If you prefer mild to wild, there’s more serene paddling at Corinna, a historic gold-mining town in the rugged and pristine takayna/Tarkine wilderness of Tasmania’s north west. Hire a kayak from Corinna Wilderness Experience and drift down the dark waters of the Pieman River to Lovers Falls, or perhaps paddle among platypus on the mighty River Derwent on a three-hour guided tour with Tassie Bound Adventure Tours.

A red kayak floats down the Pieman River in Tasmania.

Pieman River

Go Deep

​Some of Australia’s most spectacular and deepest caves can be found in Tasmania. Although there are more than 300 caves in the state, most are restricted to avoid damage. The good news is, there are still plenty of caves on show. Go underground at Hastings Caves in the far south, where you can also swim in a warm thermal pool, or choose from two show caves in Mole Creek Karst National Park in the north, where ranger-led tours unveil a wonderland of stalagmites and stalactites. For the adventurous, Wild Cave Tours operates an eight-hour “wild” spelunking tour at Mole Creek, which includes two caves not otherwise open to the public.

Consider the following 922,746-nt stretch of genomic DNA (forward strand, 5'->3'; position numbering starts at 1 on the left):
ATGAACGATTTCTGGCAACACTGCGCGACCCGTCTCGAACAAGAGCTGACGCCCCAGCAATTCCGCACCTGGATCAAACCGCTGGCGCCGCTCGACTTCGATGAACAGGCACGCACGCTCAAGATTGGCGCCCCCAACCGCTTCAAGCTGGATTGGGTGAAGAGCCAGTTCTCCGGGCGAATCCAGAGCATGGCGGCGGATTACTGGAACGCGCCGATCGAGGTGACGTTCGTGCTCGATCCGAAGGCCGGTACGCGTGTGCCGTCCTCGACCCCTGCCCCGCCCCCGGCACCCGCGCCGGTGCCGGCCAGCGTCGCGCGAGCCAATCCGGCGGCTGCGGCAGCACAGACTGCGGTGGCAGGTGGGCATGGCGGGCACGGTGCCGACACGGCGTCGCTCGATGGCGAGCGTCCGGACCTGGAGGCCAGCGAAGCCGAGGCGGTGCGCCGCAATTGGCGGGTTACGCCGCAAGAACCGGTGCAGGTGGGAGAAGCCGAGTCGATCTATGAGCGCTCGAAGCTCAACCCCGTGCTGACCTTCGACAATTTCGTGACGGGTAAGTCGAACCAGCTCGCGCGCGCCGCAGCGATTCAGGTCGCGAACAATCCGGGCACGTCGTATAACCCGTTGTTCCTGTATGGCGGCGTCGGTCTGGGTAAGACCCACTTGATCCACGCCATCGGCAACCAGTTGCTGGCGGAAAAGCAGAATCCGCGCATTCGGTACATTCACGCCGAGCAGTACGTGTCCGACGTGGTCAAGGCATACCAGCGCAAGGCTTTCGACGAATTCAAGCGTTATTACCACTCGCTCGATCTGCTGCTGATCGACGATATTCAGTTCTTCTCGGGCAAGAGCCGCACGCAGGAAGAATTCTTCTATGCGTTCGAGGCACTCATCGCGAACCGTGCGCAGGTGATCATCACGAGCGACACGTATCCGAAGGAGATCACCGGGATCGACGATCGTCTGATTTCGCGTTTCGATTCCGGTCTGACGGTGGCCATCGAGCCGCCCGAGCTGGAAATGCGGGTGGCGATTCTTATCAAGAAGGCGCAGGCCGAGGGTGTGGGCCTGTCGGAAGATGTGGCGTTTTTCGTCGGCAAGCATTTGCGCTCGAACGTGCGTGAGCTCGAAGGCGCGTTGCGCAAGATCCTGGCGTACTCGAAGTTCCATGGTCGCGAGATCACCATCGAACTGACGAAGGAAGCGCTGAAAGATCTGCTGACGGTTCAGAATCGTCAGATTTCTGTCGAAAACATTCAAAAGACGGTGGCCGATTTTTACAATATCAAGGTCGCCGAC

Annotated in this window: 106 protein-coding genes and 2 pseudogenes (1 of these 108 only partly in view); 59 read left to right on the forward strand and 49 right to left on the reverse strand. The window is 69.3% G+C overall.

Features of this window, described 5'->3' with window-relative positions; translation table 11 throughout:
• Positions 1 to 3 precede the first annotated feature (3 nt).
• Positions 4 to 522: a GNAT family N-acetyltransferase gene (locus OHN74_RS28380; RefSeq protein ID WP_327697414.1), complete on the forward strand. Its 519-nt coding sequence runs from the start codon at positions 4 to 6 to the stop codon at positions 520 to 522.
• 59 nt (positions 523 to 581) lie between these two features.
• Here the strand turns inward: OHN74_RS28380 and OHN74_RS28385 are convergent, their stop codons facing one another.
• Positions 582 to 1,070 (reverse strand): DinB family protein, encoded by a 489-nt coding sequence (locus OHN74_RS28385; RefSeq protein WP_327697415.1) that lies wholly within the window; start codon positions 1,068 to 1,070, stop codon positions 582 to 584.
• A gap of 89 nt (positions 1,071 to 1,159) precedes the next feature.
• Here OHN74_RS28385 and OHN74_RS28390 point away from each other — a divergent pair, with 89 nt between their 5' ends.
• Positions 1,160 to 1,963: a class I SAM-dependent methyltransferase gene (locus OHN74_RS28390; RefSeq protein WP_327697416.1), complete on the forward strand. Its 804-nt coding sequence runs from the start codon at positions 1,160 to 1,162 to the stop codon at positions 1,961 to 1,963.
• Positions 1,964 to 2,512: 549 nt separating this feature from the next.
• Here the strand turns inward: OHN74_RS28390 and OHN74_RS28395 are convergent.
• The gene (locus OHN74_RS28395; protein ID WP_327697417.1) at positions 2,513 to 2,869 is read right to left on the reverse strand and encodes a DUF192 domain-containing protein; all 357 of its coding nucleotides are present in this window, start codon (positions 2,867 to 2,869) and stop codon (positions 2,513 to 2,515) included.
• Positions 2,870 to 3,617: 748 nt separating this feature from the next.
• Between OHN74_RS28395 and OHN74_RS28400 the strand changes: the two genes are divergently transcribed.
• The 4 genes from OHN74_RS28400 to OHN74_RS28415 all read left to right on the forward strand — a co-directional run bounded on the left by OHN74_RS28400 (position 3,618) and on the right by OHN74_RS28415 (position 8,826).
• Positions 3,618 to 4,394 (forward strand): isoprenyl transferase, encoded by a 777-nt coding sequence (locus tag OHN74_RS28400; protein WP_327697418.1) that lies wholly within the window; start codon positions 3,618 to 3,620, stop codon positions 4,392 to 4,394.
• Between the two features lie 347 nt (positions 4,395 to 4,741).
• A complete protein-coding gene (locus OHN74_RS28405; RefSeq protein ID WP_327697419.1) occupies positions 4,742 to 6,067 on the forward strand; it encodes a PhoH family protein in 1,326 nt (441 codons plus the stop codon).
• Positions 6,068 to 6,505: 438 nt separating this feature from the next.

Get Cultured

Yes, Tasmania has breathtaking scenery, pristine wilderness and an abundance of world-class food but the island state also has a rich art and cultural scene. Home to artists, designers and performers who are inspired by Tasmania’s beauty and history, there is no shortage of arts and cultural experiences to appeal to every culture seeker.

The underground and irreverent The Museum of Old and New Art—aka MONA—is a mind-blowing must-do on the outskirts of Hobart, with galleries, a hotel, winery, brewery, bars and restaurants. The museum is open Friday to Monday and pre-booking your visit is essential.

Take in the exhibitions at Design Tasmania, a not-for-profit design centre located in Launceston’s iconic City Park. Designed to showcase the state's incredible creative talent, there are five galleries of furniture and crafts, including a wood collection featuring designs using native Tasmanian timbers.

With unrivalled natural splendour, a world-class foodie scene, an eclectic cultural calendar and wild adventures aplenty, there's no better time to book a well-deserved trip to Tasmania

Image credit: Stu Gibson (hero image: staircase to Lovers Falls, Pieman River), Tourism Tasmania & Dominic Zeng Photoart (wombat on Maria Island), Off the Path (kayak on Pieman River)

Editor’s note: This article is sponsored by Tasmania — Come Down For Air and proudly endorsed by Urban List. Thank you for supporting the sponsors who make Urban List possible. Click here for more information on our editorial policy.